Students' association confident all tickets to Hyde St party will be taken up

The Hyde St party in full flight last year. Photo: Stephen Jaquiery
The Hyde St party in full flight. Photo: Stephen Jaquiery
Reports of the death of the Hyde St party were greatly exaggerated, organisers say.

There were about 800 tickets offered in the second round lottery this year for Saturday’s Hyde St party in Dunedin, but the event would reach a capacity crowd of 3600, Otago University Students' Association (OUSA) events and venues operations manager Jason Schroeder said.

A handful of lottery tickets now remained, but they would be allocated before the event, Mr Schroeder said.

There had been unclaimed lottery tickets for the party this year for a variety of reasons, including an inability for some students to pay, he said. But the vast majority of unclaimed tickets had already been reallocated and any remaining tickets would be reallocated today.

Would-be party-goers who wanted a ticket threw their names in for consideration and the OUSA randomly picked winners who then had a certain amount of time to buy the $55 ticket.

If the tickets were not claimed at that time, the second round lottery started.

Residents of Hyde St and adjoining streets had tickets allocated and did not have to go into the lottery.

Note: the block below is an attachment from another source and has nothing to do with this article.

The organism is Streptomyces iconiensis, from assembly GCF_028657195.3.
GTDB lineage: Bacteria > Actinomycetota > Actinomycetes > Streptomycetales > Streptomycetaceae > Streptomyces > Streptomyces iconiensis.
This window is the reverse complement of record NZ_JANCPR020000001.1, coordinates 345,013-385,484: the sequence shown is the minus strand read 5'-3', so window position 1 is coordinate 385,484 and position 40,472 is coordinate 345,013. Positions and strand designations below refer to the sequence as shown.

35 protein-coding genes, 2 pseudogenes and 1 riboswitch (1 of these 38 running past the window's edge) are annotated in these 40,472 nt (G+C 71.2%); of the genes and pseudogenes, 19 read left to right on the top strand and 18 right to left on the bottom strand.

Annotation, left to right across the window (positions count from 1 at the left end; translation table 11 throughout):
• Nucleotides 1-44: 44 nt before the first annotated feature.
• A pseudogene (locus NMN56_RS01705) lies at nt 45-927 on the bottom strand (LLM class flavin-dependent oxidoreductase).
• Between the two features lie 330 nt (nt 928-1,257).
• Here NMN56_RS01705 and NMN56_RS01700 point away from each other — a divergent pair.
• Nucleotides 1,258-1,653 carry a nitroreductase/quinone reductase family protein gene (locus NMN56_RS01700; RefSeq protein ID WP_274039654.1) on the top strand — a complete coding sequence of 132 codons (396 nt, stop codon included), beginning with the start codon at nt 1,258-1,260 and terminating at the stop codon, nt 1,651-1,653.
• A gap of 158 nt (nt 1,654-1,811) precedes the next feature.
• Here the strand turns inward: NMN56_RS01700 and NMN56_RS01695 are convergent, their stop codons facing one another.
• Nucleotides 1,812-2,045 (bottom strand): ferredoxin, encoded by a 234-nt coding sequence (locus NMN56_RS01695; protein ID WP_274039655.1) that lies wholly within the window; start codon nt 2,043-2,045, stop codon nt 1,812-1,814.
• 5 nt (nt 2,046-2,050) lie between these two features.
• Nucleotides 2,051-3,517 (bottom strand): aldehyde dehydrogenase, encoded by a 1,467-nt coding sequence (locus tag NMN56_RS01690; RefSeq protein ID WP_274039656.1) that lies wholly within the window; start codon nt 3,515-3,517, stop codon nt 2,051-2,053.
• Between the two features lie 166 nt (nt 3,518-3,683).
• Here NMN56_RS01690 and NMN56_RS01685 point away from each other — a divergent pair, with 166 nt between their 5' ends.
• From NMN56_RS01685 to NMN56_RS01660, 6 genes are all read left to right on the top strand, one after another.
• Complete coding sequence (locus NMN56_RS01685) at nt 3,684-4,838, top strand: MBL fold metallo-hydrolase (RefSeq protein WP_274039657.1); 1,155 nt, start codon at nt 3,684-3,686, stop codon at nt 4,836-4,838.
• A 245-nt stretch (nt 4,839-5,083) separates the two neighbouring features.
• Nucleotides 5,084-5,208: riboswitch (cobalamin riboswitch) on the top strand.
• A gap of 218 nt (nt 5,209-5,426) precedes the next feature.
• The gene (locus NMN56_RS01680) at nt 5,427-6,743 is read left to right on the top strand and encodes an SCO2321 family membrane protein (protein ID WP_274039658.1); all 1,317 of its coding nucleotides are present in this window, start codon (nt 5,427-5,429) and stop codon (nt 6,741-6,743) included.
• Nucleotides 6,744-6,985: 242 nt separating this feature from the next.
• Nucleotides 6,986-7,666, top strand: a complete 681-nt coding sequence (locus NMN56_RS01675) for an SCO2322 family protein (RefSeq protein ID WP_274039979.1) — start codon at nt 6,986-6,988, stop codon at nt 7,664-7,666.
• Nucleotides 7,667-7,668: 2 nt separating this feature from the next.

OUSA’s role in the party was to ensure the event happened as safely as possible while still remaining a student-led event, Mr Schroeder said.

OUSA worked with police, St John, the Southern District Health Board, Fire and Emergency New Zealand, the University of Otago and Hyde St residents to do that, he said.

But a major part of the safety plan was controlling crowd numbers through ticketing.

A user pays, cost recovery model would make sure the event was ‘‘not financially impacting on students not involved with the event’’, he said.

The party created an enormous amount of costs and resourcing for OUSA, including employing staff to work at the party and contracting suppliers.







Local trusted journalism matters - now more than ever

As the Covid-19 pandemic brings the world into uncharted waters, Star Media journalists and photographers continue to report local stories that matter everyday - yours.

For more than 152 years our journalists have provided Cantabrians with local news that can be trusted. It’s more important now than ever to keep Cantabrians connected.

As our advertising has fallen during the pandemic, support from you our reader is crucial.

You can help us continue to provide local news you can trust simply by becoming a supporter.

Become a Supporter